The Icelandic Institute for Intelligent Machines (IIIM) has issued an ethical policy that makes them the first Artificial Intelligence research and development group to reject the development of technologies intended for military operations. IIIM is an independent research institute affiliated with Reykjavik University in Reykjavik, Iceland
“It is only fitting that a research center in Iceland should field such a policy” says Kristinn R. Thórisson, Managing Director of IIIM. “A nation without a standing army and virtually no history of war in its 1100 years”.
Thórisson believes that Artificial Intelligence has great potential for the immediate benefit of society. He asks, “Why should the taxpayers’ money fund autonomous weapons meant for killing humans when they could be funding applications for civilian uses, with enormous immediate benefits to society? Why not spend the large sums of money poured into weapons development instead for a peaceful, civilian agenda?”
He adds a strong note of caution, “When people think of a war waged with machines — autonomous killing machines — they may imagine armies or robots fighting other armies of robots. And no one gets hurt, right? But evidence so far tells us that the reality may in fact be very different —much more likely is the scenario of armies of killer robots set against individuals, groups and even nation states who are not in a good position to defend themselves, or even worse, largely at at a loss to do so.”
It is certainly heartwarming to see an AI R&D institute showing such a great sense of social responsibility and it would be great to see others following their lead.
This comes after Canada’s Clearpath robotics became the first robotics company to issue a policy against autonomous weapons systems. The cards are stacking up against autonomous weapons with support for a ban this year from Stephen Hawking, Elon Musk, Steve Wozniak, Bill Gates and Noam Chomsky. The Future of Life Institute issued an open letter against AI weapons last month with thousands of signatures from prominent figures in the field.
The Board of Directors of IIIM believes that the freedom of researchers to explore and uncover the principles of intelligence, automation, and autonomy, and to recast these as the mechanized runtime principles of man-made computing machinery, is a promising approach for producing advanced software with commercial and public applications, for solving numerous difficult challenges facing humanity, and for answering important questions about the nature of human thought.
A significant part of all past artificial intelligence (AI) research in the world is and has been funded by military authorities, or by funds assigned various militaristic purposes, indicating its importance and application to military operations. A large portion of the world’s most advanced AI research is still supported by such funding, as opposed to projects directly and exclusively targeting peaceful civilian purposes. As a result, a large and disconcerting imbalance exists between AI research with a focus on hostile applications and AI research with an explicitly peaceful agenda. Increased funding for military research has a built-in potential to fuel a continual arms race; reducing this imbalance may lessen chances of conflict due to international tension, distrust, unfriendly espionage, terrorism, undue use of military force, and unjust use of power.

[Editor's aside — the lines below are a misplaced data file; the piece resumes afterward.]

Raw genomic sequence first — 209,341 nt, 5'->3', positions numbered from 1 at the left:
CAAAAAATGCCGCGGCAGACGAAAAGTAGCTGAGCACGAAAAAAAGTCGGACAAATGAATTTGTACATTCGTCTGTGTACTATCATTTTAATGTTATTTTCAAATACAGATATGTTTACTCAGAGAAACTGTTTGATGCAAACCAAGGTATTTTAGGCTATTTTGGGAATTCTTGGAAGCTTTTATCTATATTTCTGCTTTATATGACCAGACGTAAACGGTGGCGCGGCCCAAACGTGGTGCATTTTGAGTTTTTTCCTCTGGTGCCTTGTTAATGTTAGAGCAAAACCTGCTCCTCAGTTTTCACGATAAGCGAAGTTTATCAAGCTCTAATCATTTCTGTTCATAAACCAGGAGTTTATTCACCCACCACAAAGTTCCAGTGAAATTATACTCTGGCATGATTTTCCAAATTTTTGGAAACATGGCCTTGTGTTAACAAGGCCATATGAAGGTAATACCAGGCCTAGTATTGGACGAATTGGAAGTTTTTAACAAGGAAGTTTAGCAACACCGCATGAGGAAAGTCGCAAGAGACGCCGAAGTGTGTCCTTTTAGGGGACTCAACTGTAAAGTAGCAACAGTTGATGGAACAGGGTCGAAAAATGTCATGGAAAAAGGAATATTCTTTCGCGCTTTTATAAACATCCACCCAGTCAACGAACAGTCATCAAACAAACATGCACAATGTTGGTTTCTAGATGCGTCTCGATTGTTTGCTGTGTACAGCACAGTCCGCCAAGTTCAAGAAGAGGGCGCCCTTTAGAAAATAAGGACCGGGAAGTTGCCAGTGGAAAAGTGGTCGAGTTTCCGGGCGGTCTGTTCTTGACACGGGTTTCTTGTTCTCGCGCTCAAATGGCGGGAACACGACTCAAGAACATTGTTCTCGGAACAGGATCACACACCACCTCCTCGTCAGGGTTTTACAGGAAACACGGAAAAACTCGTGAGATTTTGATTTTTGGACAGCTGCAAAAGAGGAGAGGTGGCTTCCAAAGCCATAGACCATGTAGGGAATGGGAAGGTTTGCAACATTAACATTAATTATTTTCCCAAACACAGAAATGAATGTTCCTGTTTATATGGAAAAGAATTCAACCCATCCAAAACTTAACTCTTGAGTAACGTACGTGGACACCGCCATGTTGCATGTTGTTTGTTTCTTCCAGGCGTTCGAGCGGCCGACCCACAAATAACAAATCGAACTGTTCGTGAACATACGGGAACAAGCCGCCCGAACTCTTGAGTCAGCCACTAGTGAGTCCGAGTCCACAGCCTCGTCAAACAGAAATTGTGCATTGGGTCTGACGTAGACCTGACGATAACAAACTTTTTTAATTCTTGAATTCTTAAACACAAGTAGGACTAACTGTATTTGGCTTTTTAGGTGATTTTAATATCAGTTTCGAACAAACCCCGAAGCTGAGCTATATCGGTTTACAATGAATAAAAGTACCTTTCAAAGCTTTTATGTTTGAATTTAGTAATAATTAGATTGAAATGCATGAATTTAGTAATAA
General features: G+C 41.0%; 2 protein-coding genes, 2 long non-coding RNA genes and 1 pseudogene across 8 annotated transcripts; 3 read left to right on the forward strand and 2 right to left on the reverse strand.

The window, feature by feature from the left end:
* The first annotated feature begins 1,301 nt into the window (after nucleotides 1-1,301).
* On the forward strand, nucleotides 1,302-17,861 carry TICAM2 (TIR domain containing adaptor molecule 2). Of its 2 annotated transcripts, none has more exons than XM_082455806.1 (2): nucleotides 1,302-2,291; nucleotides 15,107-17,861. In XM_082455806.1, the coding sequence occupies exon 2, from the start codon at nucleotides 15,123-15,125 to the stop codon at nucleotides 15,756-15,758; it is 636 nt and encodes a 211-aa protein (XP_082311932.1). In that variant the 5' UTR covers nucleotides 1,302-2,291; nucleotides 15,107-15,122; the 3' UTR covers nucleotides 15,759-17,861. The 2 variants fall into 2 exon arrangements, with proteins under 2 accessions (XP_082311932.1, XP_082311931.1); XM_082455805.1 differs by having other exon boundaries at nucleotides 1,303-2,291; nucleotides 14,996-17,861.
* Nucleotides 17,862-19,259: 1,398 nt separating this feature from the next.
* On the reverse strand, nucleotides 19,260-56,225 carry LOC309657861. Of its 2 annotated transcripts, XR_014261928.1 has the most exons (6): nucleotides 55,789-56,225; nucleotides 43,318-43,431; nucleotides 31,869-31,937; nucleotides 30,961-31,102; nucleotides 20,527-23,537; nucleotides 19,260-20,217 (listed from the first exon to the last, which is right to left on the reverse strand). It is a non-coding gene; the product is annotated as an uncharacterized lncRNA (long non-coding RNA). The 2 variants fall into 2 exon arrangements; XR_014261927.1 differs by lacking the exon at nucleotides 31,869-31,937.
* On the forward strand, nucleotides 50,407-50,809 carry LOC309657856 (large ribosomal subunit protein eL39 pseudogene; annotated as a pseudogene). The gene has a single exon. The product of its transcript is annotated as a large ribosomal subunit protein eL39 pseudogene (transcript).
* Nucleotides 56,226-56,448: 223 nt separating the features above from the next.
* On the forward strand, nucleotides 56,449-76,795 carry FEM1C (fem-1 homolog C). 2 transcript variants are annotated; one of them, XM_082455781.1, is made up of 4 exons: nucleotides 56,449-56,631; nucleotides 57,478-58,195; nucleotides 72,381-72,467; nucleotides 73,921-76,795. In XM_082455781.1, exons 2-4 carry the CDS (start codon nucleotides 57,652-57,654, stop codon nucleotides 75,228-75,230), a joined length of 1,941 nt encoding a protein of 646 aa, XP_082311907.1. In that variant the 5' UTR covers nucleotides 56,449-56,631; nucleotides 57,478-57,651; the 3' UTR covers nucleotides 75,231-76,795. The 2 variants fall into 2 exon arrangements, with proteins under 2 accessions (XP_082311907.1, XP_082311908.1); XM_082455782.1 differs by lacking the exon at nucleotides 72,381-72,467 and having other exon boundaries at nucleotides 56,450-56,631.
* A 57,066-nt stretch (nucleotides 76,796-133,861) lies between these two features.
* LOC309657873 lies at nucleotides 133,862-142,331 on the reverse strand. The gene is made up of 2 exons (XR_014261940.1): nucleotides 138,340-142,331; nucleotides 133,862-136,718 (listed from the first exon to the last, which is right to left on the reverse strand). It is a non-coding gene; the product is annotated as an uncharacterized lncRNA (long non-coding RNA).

Just as AI has the potential to enhance military operations, the utility of AI technology for enabling perpetration of unlawful or generally undemocratic acts is unquestioned. While less obvious at present than the military use of AI and other advanced technologies, the falling cost of computers is likely to make highly advanced automation technology increasingly accessible to anyone who wants it. The potential for all technology of this kind to do harm is therefore increasing.
For these reasons, and as a result of IIIM’s sincere goal to focus its research towards topics and challenges of obvious benefit to the general public, and for the betterment of society, human livelihood and life on Earth, IIIM’s Board of Directors hereby states the Institute’s stance on such matters clearly and concisely, by establishing the following Ethical Policy for all current and future activities of IIIM:
1 – IIIM’s aim is to advance scientific understanding of the world, and to enable the application of this knowledge for the benefit and betterment of humankind.
2 – IIIM will not undertake any project or activity intended to (2a) cause bodily injury or severe emotional distress to any person, (2b) invade the personal privacy or violate the human rights of any person, as defined by the United Nations Declaration of Human Rights, (2c) be applied to unlawful activities, or (2d) commit or prepare for any act of violence or war.
2.1 – IIIM will not participate in projects for which there exists any reasonable evidence of activities 2a, 2b, 2c, or 2d listed above, whether alone or in collaboration with governments, institutions, companies, organizations, individuals, or groups.
2.2 – IIIM will not accept military funding for its activities. ‘Military funding’ is defined as any and all funds designated to support the activities of governments, institutions, companies, organizations, and groups, explicitly intended for furthering a military agenda, or to prepare for or commit to any act of war.
2.3 – IIIM will not collaborate with any institution, company, group, or organization whose existence or operation is explicitly, whether in part or in whole, sponsored by military funding as described in 2.2 or controlled by military authorities. For civilian institutions with a history of undertaking military-funded projects a 5-15 rule will be applied: if for the past 5 years 15% or more of their projects were sponsored by such funds, they will not be considered as IIIM collaborators.